The ramp, sometimes called wild leek, is a wild onion native to North America. Though the bulb resembles that of a scallion, the beautiful flat, broad leaves set it apart. According to John Mariani, author of "The Encyclopedia of American Food and Drink," the word ramp comes from "rams," or "ramson," an Elizabethan dialect rendering of the wild garlic.
Where Are They Grown
Ramps grow from South Carolina to Canada, and in many areas, they're considered a spring delicacy and even a reason for celebration.
West Virginia is well-known for their many festivals and events in celebration of the ramp. The flavor and odor of ramps are usually compared to a combination of onions and garlic, and the garlic odor is particularly strong. Strong enough, in fact, that even ramp-lovers will advise caution. If you sit down to a big meal of ramps, don't be surprised if people continue to keep their distance after a few days have passed!
Ways to Use Ramps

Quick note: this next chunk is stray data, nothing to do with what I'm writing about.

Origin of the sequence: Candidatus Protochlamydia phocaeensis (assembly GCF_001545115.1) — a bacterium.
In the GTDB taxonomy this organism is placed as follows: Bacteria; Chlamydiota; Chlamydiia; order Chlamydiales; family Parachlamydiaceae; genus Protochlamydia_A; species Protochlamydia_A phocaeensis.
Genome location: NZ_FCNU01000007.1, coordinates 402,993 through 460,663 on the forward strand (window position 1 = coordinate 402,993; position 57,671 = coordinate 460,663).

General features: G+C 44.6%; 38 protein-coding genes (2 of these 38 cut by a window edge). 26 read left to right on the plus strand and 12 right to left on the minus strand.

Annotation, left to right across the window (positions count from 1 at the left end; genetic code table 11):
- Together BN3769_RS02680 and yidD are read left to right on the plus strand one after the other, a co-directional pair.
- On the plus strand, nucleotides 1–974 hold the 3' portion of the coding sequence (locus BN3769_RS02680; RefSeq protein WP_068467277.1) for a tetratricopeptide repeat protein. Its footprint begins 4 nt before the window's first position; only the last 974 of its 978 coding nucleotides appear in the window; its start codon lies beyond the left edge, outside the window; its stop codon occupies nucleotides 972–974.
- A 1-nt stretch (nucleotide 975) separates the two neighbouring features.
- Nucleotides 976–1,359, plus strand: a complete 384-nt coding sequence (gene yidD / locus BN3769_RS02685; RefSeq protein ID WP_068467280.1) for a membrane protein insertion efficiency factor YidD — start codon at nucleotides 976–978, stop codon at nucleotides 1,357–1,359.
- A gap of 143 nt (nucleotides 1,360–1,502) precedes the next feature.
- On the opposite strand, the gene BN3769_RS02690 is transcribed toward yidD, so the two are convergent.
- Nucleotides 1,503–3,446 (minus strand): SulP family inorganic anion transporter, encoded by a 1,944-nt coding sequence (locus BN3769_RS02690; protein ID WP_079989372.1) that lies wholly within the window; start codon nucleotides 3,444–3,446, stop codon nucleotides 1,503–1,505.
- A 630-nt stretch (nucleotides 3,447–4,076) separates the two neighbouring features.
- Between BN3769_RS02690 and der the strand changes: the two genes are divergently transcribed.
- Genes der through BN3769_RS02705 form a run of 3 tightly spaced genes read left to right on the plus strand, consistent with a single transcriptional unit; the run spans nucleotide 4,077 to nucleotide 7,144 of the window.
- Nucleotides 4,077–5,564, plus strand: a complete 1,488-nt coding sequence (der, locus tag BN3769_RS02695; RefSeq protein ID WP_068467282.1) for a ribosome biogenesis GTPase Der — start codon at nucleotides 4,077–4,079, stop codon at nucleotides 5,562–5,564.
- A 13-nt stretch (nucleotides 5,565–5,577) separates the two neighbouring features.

Cautions aside, ramps add wonderful and uniquely pungent flavor to soups, egg dishes, casseroles, rice dishes and potato dishes. Use them raw or cooked in any recipe calling for scallions or leeks, or cook them in a more traditional way. Try them mixed into scrambled eggs or fried potatoes. Since ramps aren't cultivated in the way leeks are, they're much easier to clean. Just cut off roots, rinse thoroughly, and scrub off any excess dirt on the bulbs.
Ramps aren't available for long, but you can chop and freeze them for cooked dishes.
The green tops are milder in flavor and are usually used along with the bulbs. I chop about half of the green leaves separately, air-dry them for a few hours then freeze them in an air-tight container for future use as a seasoning. They make a great substitute for green onions.
I usually see them at Whole Foods when they are in season, but if you can't find ramps in your area, they are available seasonally from the online market Earthy Delights.
If you're lucky enough to have fresh ramps in your area, try some of the recipes below.